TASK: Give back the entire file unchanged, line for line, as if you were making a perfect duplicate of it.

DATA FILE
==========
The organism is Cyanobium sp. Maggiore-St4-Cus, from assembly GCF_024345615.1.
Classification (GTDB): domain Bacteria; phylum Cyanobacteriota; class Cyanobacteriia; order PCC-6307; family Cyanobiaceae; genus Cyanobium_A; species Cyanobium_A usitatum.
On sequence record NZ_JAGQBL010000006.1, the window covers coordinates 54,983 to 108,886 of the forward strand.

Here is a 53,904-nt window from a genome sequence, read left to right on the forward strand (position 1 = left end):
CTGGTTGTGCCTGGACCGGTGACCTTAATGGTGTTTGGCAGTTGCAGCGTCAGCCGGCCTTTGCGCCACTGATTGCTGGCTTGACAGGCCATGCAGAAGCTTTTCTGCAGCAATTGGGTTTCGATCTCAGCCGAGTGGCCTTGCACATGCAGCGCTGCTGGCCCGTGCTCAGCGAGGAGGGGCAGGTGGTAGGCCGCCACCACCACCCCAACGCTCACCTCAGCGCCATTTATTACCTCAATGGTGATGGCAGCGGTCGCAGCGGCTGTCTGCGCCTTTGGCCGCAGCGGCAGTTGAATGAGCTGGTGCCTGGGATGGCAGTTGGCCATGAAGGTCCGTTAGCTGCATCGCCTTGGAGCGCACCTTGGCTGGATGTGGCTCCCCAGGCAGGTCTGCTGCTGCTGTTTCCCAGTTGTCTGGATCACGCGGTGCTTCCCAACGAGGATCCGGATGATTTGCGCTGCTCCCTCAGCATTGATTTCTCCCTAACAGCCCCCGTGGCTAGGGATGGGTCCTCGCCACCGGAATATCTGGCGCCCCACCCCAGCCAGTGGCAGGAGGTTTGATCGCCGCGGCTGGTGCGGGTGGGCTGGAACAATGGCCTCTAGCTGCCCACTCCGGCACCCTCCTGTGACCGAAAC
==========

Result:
The organism is Cyanobium sp. Maggiore-St4-Cus, from assembly GCF_024345615.1.
Classification (GTDB): domain Bacteria; phylum Cyanobacteriota; class Cyanobacteriia; order PCC-6307; family Cyanobiaceae; genus Cyanobium_A; species Cyanobium_A usitatum.
On sequence record NZ_JAGQBL010000006.1, the window covers coordinates 54,983 to 108,886 of the forward strand.

Here is a 53,904-nt window from a genome sequence, read left to right on the forward strand (position 1 = left end):
CTGGTTGTGCCTGGACCGGTGACCTTAATGGTGTTTGGCAGTTGCAGCGTCAGCCGGCCTTTGCGCCACTGATTGCTGGCTTGACAGGCCATGCAGAAGCTTTTCTGCAGCAATTGGGTTTCGATCTCAGCCGAGTGGCCTTGCACATGCAGCGCTGCTGGCCCGTGCTCAGCGAGGAGGGGCAGGTGGTAGGCCGCCACCACCACCCCAACGCTCACCTCAGCGCCATTTATTACCTCAATGGTGATGGCAGCGGTCGCAGCGGCTGTCTGCGCCTTTGGCCGCAGCGGCAGTTGAATGAGCTGGTGCCTGGGATGGCAGTTGGCCATGAAGGTCCGTTAGCTGCATCGCCTTGGAGCGCACCTTGGCTGGATGTGGCTCCCCAGGCAGGTCTGCTGCTGCTGTTTCCCAGTTGTCTGGATCACGCGGTGCTTCCCAACGAGGATCCGGATGATTTGCGCTGCTCCCTCAGCATTGATTTCTCCCTAACAGCCCCCGTGGCTAGGGATGGGTCCTCGCCACCGGAATATCTGGCGCCCCACCCCAGCCAGTGGCAGGAGGTTTGATCGCCGCGGCTGGTGCGGGTGGGCTGGAACAATGGCCTCTAGCTGCCCACTCCGGCACCCTCCTGTGACCGAAAC